Saturday, July 30, 2011

Noor has an Art Mentor!

We recently found an art mentor for Noor, as she's been asking us to find someone who knows more about the graphic programs she enjoys using.  Daniel Moyer, animator and unschooling dad appeared, and the two of them have been having a fantastic time (over Skype--Yea! Technology!) exploring Adobe programs and general art techniques.

With Dan's encouragement, Noor worked a bit this week on lighting, shadowing and depth perception

Today, they worked on a lot of different techniques, and I found this one really neat: Noor found a photo of a cat and then traced her lines over it. I can see how that would be very helpful for animation sequences.

Blood Volume in various mammals

Human Adult         Human Child             Cat

Some time ago, Noor asked how much blood a cat has in it's body, because she wanted to discern how realistic some of the Warrior Cat battle scenes are.  We looked it up and learned that a 9 lb cat has approximately 1/2 pint of blood (8 ounces).

We were just talking about that again, because I told some folks that Noor learned this information due, in large part, to my willingness to let her watch gory videos, which piqued her interest in anatomy. I just asked Noor if she remembered what she had learned, and she did. Thinking about it, she said she was curious how that amount compares to the human body.  We found a few different answers, but the range for an adult body is 7-10 pints, and 5 pints for a 5 year-old child.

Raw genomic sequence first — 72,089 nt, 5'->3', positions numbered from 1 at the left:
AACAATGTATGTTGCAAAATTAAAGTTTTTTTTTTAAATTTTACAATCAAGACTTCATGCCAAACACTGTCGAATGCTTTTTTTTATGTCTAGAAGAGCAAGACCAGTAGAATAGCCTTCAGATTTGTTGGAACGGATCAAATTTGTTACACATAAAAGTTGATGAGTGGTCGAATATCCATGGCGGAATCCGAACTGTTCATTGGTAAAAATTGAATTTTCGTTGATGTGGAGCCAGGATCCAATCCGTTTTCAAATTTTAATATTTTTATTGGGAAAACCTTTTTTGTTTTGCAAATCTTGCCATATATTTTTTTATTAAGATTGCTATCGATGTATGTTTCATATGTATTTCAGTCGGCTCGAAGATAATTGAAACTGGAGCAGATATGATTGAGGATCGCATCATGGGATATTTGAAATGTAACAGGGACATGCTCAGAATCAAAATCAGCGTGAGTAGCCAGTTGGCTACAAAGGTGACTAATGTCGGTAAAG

We talked a bit about volume too, and how the shape of the container effects our perception.

Wednesday, July 27, 2011

Salt & Sugar Crystals and other things close up

A few nights ago Michael and Noor made rock candy. Here's a photo from today (three days later). They used some natural food coloring, which is why the color is so dark.

This is what the crystals look like up-close:

Here's a magnified view of the raw, organic sugar they used:

By heating the water and making a solution, the molecules bound together creating the chain of crystals in the first photo.

We also looked at Himalayan salt, or halite (rock salt): 

and epsom salts under the scope:

Since the microscope was out, Noor pulled out some of her recent insect specimens to look at as well:

A piece of a Swallow Tail's wing she found on the ground

A bee's head:

a stink bug:

looking at a dead moth, we were surprised to see this creature (as yet, still unidentified).  Noor thinks it is laying eggs, because it was doing a lot of tail wriggling

the head of the same moth:

Monday, July 25, 2011

A Picture Speaks 1000 Words (Well, 883, to be exact): What Unschooling Looks Like at 9:17 PM at our House

One of the most important things I’ve learned as an unschooler is to recognize that I have a choice, not just one or two choices, but many many choices regarding my actions and reactions. When I use my relationship with my family as a guide--what choice best supports learning, trust, love--I’ve found that finding solutions to everyday conflicts, both large and small, is quite simple. My daughter has learned that too!